Genetic and genomic resources have recently been developed for the bioenergy crop switchgrass (Panicum virgatum). Despite these advances, little research has been focused on identifying genetic loci involved in natural variation of important bioenergy traits, including biomass. Quantitative trait locus (QTL) mapping is typically used to discover loci that contribute to trait variation. Once identified, QTLs can be used to improve agronomically important traits through marker-assisted selection. In this study, we conducted QTL mapping in Austin, TX, USA, with a full-sib mapping population derived from a cross between tetraploid clones of two major switchgrass cultivars (Alamo-A4 and Kanlow-K5). We observed significant among-genotype variation for the vast majority of growth, morphological, and phenological traits measured on the mapping population. Overall, we discovered 27 significant QTLs across 23 traits. QTLs for biomass production colocalized on linkage group 9b across years, as well as with a major biomass QTL discovered in another recent switchgrass QTL study. The experiment was conducted under a rainout shelter, which allowed us to examine the effects of differential irrigation on trait values. We found very minimal effects of the reduced watering treatment on traits, with no significant effect on biomass production. Overall, the results of our study set the stage for future crop improvement through marker-assisted selection breeding.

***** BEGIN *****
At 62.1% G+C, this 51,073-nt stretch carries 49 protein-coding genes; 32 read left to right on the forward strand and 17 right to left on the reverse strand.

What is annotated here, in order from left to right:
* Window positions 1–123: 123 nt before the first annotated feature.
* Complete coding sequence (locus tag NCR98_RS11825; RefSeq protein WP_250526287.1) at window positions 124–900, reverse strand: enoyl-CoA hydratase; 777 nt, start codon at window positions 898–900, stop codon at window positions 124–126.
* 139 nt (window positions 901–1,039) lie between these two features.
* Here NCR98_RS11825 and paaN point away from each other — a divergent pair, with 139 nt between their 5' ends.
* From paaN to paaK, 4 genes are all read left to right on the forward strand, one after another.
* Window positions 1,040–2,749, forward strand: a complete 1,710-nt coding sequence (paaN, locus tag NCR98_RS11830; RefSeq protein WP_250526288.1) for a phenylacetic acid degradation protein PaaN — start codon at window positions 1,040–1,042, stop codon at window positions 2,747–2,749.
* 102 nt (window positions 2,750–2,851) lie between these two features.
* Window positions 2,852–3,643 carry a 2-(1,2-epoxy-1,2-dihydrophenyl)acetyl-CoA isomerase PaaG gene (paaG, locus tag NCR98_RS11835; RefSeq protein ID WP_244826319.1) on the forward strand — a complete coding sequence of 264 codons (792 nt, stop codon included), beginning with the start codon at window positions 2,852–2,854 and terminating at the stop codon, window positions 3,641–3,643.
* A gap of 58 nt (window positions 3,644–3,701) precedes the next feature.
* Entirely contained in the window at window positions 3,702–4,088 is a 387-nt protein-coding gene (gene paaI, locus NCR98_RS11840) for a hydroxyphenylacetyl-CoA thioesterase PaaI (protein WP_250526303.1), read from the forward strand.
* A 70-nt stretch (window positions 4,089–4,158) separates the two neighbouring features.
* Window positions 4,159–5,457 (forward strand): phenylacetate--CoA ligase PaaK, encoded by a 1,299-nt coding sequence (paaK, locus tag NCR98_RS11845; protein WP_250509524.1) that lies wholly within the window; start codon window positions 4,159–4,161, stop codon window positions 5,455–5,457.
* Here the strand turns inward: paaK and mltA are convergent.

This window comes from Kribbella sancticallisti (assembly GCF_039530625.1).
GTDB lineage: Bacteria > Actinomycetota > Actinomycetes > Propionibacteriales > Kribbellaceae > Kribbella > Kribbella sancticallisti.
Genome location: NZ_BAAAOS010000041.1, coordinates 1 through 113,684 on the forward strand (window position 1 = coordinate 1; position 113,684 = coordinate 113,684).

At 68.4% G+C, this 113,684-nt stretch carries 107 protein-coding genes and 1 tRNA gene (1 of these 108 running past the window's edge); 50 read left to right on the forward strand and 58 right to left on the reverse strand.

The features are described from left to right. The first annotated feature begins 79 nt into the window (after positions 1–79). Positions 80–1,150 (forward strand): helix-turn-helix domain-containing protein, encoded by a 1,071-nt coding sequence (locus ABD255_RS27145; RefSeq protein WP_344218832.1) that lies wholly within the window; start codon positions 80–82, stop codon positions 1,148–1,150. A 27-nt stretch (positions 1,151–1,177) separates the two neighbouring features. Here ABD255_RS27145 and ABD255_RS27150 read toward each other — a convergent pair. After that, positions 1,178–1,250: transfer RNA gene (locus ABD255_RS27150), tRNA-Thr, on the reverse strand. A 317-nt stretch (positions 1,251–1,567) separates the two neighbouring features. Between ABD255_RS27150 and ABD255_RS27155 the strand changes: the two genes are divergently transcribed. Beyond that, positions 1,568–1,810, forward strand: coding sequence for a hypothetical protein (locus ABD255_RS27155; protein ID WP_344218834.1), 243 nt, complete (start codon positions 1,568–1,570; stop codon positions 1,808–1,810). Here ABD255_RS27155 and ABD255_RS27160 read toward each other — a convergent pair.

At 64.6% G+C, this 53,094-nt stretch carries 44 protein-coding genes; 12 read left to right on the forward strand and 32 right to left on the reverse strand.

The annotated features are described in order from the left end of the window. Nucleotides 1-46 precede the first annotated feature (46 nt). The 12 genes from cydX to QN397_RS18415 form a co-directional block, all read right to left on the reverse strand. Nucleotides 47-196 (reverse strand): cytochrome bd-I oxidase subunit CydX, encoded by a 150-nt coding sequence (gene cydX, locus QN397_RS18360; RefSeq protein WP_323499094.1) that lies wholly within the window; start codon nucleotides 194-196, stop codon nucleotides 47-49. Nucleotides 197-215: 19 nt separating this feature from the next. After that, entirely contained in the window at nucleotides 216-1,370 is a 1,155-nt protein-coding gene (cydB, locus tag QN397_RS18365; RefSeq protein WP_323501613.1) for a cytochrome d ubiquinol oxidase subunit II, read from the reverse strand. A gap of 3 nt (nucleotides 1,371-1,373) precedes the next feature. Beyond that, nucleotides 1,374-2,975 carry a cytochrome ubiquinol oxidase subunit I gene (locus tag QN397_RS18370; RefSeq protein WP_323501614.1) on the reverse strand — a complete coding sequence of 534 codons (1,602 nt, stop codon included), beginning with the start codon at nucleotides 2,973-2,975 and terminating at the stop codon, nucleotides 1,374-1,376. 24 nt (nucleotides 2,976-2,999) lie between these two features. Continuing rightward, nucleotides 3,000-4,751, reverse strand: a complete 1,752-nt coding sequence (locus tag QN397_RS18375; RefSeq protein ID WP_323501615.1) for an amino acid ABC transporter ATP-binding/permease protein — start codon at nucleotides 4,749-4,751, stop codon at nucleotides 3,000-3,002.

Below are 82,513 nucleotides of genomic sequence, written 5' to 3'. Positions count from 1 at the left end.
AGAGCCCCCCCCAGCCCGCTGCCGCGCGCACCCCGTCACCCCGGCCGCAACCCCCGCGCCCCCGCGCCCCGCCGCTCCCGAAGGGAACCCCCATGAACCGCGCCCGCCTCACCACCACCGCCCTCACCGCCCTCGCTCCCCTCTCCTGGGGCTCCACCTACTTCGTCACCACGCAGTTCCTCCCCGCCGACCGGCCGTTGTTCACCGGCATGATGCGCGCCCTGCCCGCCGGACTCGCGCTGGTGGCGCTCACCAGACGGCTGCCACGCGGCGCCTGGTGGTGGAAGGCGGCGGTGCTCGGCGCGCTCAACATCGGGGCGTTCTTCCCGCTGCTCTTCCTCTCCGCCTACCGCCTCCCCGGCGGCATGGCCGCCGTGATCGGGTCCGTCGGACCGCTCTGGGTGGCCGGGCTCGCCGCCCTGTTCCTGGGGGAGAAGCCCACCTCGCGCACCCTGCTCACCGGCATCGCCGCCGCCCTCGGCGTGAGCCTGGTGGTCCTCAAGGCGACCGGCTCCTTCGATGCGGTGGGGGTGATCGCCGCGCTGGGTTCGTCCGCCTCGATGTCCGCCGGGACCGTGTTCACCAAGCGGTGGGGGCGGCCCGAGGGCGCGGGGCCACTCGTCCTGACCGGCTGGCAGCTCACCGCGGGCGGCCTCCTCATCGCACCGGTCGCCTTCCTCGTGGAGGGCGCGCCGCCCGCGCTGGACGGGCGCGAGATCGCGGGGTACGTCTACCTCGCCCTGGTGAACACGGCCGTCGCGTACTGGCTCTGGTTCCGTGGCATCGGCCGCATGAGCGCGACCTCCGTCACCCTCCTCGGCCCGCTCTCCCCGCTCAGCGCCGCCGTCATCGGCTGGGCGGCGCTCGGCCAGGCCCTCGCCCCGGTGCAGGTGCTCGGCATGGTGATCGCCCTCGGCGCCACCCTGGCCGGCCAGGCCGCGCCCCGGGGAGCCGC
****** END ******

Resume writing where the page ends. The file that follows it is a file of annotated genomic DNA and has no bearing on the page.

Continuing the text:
- Linkage map
- Panicum virgatum